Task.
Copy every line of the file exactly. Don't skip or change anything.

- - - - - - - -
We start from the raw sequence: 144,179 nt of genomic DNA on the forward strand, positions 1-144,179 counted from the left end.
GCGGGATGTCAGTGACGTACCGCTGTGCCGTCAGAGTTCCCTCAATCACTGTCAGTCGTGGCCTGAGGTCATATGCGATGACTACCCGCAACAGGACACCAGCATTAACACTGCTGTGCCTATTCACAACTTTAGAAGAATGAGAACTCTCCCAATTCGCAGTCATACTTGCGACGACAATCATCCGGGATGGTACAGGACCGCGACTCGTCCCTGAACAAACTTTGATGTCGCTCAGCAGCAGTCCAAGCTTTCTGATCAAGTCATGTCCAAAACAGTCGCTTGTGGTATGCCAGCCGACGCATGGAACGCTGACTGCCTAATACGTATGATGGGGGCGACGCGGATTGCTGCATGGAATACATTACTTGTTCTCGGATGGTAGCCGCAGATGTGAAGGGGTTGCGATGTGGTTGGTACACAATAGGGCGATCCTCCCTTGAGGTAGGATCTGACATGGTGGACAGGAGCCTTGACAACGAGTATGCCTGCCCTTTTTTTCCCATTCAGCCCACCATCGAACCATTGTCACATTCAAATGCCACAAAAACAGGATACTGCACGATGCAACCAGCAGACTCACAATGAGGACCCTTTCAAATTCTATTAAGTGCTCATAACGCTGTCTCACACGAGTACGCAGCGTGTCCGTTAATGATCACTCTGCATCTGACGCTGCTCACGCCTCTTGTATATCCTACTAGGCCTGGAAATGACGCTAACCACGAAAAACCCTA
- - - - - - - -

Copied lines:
We start from the raw sequence: 144,179 nt of genomic DNA on the forward strand, positions 1-144,179 counted from the left end.
GCGGGATGTCAGTGACGTACCGCTGTGCCGTCAGAGTTCCCTCAATCACTGTCAGTCGTGGCCTGAGGTCATATGCGATGACTACCCGCAACAGGACACCAGCATTAACACTGCTGTGCCTATTCACAACTTTAGAAGAATGAGAACTCTCCCAATTCGCAGTCATACTTGCGACGACAATCATCCGGGATGGTACAGGACCGCGACTCGTCCCTGAACAAACTTTGATGTCGCTCAGCAGCAGTCCAAGCTTTCTGATCAAGTCATGTCCAAAACAGTCGCTTGTGGTATGCCAGCCGACGCATGGAACGCTGACTGCCTAATACGTATGATGGGGGCGACGCGGATTGCTGCATGGAATACATTACTTGTTCTCGGATGGTAGCCGCAGATGTGAAGGGGTTGCGATGTGGTTGGTACACAATAGGGCGATCCTCCCTTGAGGTAGGATCTGACATGGTGGACAGGAGCCTTGACAACGAGTATGCCTGCCCTTTTTTTCCCATTCAGCCCACCATCGAACCATTGTCACATTCAAATGCCACAAAAACAGGATACTGCACGATGCAACCAGCAGACTCACAATGAGGACCCTTTCAAATTCTATTAAGTGCTCATAACGCTGTCTCACACGAGTACGCAGCGTGTCCGTTAATGATCACTCTGCATCTGACGCTGCTCACGCCTCTTGTATATCCTACTAGGCCTGGAAATGACGCTAACCACGAAAAACCCTA